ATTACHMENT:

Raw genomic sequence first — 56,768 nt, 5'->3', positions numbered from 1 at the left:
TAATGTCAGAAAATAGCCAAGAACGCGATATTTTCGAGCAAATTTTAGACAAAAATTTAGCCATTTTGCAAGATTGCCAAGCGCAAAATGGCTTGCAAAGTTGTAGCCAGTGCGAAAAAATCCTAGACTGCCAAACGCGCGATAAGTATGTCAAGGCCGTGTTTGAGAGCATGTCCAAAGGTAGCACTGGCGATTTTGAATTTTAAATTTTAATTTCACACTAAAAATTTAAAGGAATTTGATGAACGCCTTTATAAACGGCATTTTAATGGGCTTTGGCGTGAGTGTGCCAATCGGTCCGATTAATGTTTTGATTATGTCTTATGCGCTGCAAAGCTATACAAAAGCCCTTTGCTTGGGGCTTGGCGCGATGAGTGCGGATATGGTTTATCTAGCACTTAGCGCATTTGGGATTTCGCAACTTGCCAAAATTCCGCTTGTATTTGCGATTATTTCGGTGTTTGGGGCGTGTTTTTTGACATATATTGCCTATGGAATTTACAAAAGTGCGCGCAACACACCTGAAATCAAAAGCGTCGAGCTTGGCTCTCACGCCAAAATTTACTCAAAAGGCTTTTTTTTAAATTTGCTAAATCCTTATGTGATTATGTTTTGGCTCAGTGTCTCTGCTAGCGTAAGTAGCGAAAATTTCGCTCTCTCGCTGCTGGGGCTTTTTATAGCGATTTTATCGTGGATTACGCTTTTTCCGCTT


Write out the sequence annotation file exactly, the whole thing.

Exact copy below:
Raw genomic sequence first — 56,768 nt, 5'->3', positions numbered from 1 at the left:
TAATGTCAGAAAATAGCCAAGAACGCGATATTTTCGAGCAAATTTTAGACAAAAATTTAGCCATTTTGCAAGATTGCCAAGCGCAAAATGGCTTGCAAAGTTGTAGCCAGTGCGAAAAAATCCTAGACTGCCAAACGCGCGATAAGTATGTCAAGGCCGTGTTTGAGAGCATGTCCAAAGGTAGCACTGGCGATTTTGAATTTTAAATTTTAATTTCACACTAAAAATTTAAAGGAATTTGATGAACGCCTTTATAAACGGCATTTTAATGGGCTTTGGCGTGAGTGTGCCAATCGGTCCGATTAATGTTTTGATTATGTCTTATGCGCTGCAAAGCTATACAAAAGCCCTTTGCTTGGGGCTTGGCGCGATGAGTGCGGATATGGTTTATCTAGCACTTAGCGCATTTGGGATTTCGCAACTTGCCAAAATTCCGCTTGTATTTGCGATTATTTCGGTGTTTGGGGCGTGTTTTTTGACATATATTGCCTATGGAATTTACAAAAGTGCGCGCAACACACCTGAAATCAAAAGCGTCGAGCTTGGCTCTCACGCCAAAATTTACTCAAAAGGCTTTTTTTTAAATTTGCTAAATCCTTATGTGATTATGTTTTGGCTCAGTGTCTCTGCTAGCGTAAGTAGCGAAAATTTCGCTCTCTCGCTGCTGGGGCTTTTTATAGCGATTTTATCGTGGATTACGCTTTTTCCGCTT